The Hope of Innocence


Will Truman

Will Truman is the Editor-in-Chief of Ordinary Times. He is also on Twitter.

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9 Responses

  1. Avatar LeeEsq says:

    National Treasure might be a thinly fictionalized version of the Jimmy Saville saga. Jimmy Saville was a beloved entertainer/national master of ceremonies of sorts for Great Britain. After he died it was revealed that his extracurricular activities involved raping lots of underage girls. In one particular brazen case he found a runaway teenage girl at a club he was at and told the police that he will return the girl in the morning. The number of victims seemed staggering. Worse yet, the BBC and the British police knew about this criminal activity and did nothing. It was institutional failure at every level. Making a bad situation worse, reporters went through past interviews and found that Mr. Saville was giving hints about his criminal life through out his career. A posthumous biography of him was entitled “In Plain Sight.”Report

  2. Avatar pillsy says:

    There was some attention paid to this in the very long comment thread on Mike Dwyer’s post about Bill Clinton, but going back to a lot of allegations previously dismissed as implausible with contemporary eyes make them look much different. “Holes” in victims’ stories that would once have been treated as utterly discrediting now perhaps just introduce a measure of doubt, and “holes” in victims’ stories that would have introduced a measure of doubt are generally not regarded as serious issues.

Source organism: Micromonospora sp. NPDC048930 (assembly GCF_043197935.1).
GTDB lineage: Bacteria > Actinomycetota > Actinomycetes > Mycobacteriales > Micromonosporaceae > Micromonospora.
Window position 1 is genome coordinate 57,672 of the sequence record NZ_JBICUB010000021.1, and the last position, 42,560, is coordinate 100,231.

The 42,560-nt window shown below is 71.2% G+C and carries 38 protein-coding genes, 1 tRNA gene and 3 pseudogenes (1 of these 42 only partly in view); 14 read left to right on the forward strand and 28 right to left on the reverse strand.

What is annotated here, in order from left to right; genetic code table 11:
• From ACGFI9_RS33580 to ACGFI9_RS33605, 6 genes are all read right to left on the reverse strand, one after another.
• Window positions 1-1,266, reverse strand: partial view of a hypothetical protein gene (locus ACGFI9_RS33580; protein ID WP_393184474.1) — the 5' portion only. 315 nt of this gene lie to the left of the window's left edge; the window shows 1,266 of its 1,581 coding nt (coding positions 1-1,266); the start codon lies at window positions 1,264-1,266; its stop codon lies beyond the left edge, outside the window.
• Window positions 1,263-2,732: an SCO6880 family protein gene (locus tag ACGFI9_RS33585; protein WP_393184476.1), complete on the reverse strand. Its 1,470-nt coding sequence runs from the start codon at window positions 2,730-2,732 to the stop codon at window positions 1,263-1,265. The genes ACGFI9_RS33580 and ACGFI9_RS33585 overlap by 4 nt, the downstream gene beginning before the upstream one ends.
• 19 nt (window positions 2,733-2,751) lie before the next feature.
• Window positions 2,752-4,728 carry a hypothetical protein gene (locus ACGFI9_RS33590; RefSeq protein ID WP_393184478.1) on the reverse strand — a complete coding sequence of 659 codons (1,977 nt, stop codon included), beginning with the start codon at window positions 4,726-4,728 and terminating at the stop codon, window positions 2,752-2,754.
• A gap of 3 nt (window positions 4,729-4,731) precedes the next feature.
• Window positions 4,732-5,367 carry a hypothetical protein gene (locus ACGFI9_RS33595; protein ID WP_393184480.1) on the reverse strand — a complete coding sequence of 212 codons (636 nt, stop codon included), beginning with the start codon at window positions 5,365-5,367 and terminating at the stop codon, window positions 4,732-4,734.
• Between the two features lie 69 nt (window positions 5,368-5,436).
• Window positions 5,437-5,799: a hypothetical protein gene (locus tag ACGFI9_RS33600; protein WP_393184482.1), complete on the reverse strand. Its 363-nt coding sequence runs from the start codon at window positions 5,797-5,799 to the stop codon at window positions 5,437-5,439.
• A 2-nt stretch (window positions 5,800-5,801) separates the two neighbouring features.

I remember basically believing none of the allegations of assault and harassment against Clinton at the time. This wasn’t out of partisanship, because I identified as a Republican, disliked his politics, and still thought he was detestable on a personal level.Report

    • Avatar Will Truman in reply to pillsy says:

      I voted for Clinton in ’96 and disbelieved most of it. When I flipped on Clinton in 1998, Broaderick was the only one I still didn’t render judgment. Even if I didn’t like him, the thought of a president – even that one – doing that was hard to accept.Report

      • Avatar pillsy in reply to Will Truman says:

        That makes sense. TBQH I still don’t really believe Willey.

        At the time I made a lot more out of Broaderick changing her story. Now I look at it and I’m like, “Holy shit dude is guilty as hell.”Report

  3. Avatar LeeEsq says:

    The differences between this fictionalized version and the real Jimmy Saville was that Saville was really guilty as sin and that his crimes were a lot worse because of the very young age of his victims. Like I mentioned above, the number of victims was vast. I think in the donzes.Report

  4. Avatar Maribou says:

    I really appreciated this piece, Will, and I think you’ve hit one of the reasons for widespread disbelief square on. No one wants to believe the person they love could have harmed other people in such a low manner.Report

  5. Avatar Burt Likko says:

    You’d think that after so many repetitions of the cycle, we’d have eventually grown numb and used to the notion that people we admire are also falliable and indeed likely have questionable events in their histories. Sometimes more than “questionable.” Complex opinions are hard to hold, harder to sustain, and ultimately deeply dissatisfactory.

    Longing for a hero doesn’t mean that your chosen hero is going to be worthy of that honor. Perhaps we simply need to ratchet down the sorts of roles that heroes play in our lives.Report